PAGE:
By Nicki Escudero
By Amy Silverman
By Brian Palmer
By Chris Parker
By Troy Farah
By Lauren Wise
By Lauren Wise
These days, however, no one holds such a simultaneously exalted and obscure position in popular music as George Clinton. Even though he shares a surname with the current president, has been sampled to death and has more funk in his pinkie than the Chili Peppers have in their wettest dreams, Clinton's is both the puppet master and another face on the street. It's a conundrum that doesn't get him down.
"I know as well as anyone that there comes a time when they think you're finished and they want you to get the hell out of Dodge. But, hey, I don't know nothin' else," he says. "I haven't cried while we've been down. When we didn't have a hit record, when we weren't happening, I was the first one to say fuck me--fuck me!
"The thing is, though, that no one expected this shit to get this popular again. No one thought One Nation [Under a Groove] would ever be worth anything, let alone enough to steal." Part of his anonymity is because of the fact that Clinton's Parliament/Funkadelic glory days are nearly 20 years in the past. That's right, children of the 70s, it's time to count those fingers and toes. Next year will, indeed, mark the 20th anniversary of Parliament's first big hit, "Up for the Down Stroke."
Clinton himself started much earlier than that. According to his self-created and -promoted legend, George Clinton was born in 1940 in an outhouse in Kannapolis, North Carolina. Raised in Washington, D.C., Clinton moved to Newark, New Jersey, with his family when the future Atomic Dog was still just a pup.
Even longtime Parliament/Funkadelic fans are surprised to learn that Uncle Jam began his musical career in earnest at the Uptown Tonsorial Parlor, a New Jersey barbershop where Clinton, like Chuck Berry before him, made a living as a hair bender. Clinton's musical career had begun in high school with a group called the Parliaments. But it took the barbershop's money ($700 to $800 per week, according to Clinton) and connections (all the local doo-woppers came in for a trim) to set Clinton on the fast track. Photos of Clinton from that time are shocking. It seems impossible that the painfully straight geek in the photos--complete with pompadour, skinny tie and Frankie Lymon grin--could someday become a 70s psychedelic trendsetter who favored metallic space suits, three-cornered hats and platform-heeled hip boots.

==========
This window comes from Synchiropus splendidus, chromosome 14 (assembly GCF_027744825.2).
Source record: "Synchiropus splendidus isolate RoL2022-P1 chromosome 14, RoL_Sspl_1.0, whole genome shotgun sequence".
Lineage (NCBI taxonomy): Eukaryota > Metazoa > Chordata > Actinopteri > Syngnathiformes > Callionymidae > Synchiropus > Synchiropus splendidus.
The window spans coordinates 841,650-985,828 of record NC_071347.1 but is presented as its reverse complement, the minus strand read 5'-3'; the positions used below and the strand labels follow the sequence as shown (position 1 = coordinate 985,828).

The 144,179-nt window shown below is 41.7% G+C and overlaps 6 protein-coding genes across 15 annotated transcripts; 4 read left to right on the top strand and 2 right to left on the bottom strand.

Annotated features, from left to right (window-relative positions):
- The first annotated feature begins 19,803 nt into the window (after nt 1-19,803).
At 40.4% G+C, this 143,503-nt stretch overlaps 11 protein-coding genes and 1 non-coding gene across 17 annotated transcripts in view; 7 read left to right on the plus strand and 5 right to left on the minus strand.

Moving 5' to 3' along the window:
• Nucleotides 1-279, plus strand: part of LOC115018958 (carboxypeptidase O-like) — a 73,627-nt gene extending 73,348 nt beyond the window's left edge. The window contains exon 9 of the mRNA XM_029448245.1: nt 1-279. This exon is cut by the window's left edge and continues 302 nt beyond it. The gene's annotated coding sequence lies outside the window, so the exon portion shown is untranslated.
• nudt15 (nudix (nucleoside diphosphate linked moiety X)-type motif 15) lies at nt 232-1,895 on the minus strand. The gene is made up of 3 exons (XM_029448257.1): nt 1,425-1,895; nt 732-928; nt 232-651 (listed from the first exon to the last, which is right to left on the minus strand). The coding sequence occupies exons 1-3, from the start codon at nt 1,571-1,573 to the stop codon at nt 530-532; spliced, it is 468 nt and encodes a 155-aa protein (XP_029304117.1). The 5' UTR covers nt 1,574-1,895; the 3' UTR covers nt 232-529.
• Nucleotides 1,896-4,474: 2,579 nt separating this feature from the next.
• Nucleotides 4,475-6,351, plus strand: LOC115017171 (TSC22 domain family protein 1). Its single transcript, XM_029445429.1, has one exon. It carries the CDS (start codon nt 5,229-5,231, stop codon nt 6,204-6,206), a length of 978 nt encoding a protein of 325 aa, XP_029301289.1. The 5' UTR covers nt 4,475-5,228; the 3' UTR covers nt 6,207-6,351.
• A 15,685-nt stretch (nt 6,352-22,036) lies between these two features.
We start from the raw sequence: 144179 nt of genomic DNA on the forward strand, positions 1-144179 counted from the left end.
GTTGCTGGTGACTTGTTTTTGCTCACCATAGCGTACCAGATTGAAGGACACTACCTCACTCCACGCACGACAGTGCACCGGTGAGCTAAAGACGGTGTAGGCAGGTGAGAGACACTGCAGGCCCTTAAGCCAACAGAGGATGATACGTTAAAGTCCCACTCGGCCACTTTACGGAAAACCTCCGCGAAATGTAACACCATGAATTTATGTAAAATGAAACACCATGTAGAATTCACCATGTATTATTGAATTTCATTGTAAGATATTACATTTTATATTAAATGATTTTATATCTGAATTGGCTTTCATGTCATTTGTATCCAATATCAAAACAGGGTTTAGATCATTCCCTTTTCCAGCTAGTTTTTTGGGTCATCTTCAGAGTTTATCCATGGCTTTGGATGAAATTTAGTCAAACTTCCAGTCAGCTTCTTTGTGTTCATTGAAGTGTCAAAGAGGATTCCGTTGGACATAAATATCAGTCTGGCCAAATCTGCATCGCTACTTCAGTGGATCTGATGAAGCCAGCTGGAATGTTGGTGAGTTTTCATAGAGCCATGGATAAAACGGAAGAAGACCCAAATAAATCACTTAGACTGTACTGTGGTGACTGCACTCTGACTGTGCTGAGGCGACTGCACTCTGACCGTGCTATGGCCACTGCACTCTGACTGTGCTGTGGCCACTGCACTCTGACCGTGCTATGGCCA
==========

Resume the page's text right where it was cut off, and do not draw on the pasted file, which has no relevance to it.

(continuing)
Clinton's transformation into the acid-soaked, funk-psychedelia king, Dr. Funkenstein, began when he and the Parliaments moved to Detroit in the mid-'60s. Earlier in that decade, the group had fulfilled a dream by cutting demos for Berry Gordy's Motown label. While Motown never got behind the group wholeheartedly, Clinton came away impressed by the sense of family that Gordy nurtured in his artists. It was the genesis of Clinton's own musical family to come. In 1967, just as he was about to give up music and return to the barbershop full-time, Clinton and the Parliaments recorded his original "(I Wanna) Testify" for a small Detroit label, Revilot Records. The record hit, and revived both the group and the label. Revilot owner Lebaron Taylor immediately took the band back into the studio and cut another batch of singles, including a long-out-of-print cover of the Beatles' "Sergeant Pepper's Lonely Heart's Club Band" and a tune called "Good Old Music" that was the first to list "the Funkadelics" as co-writers.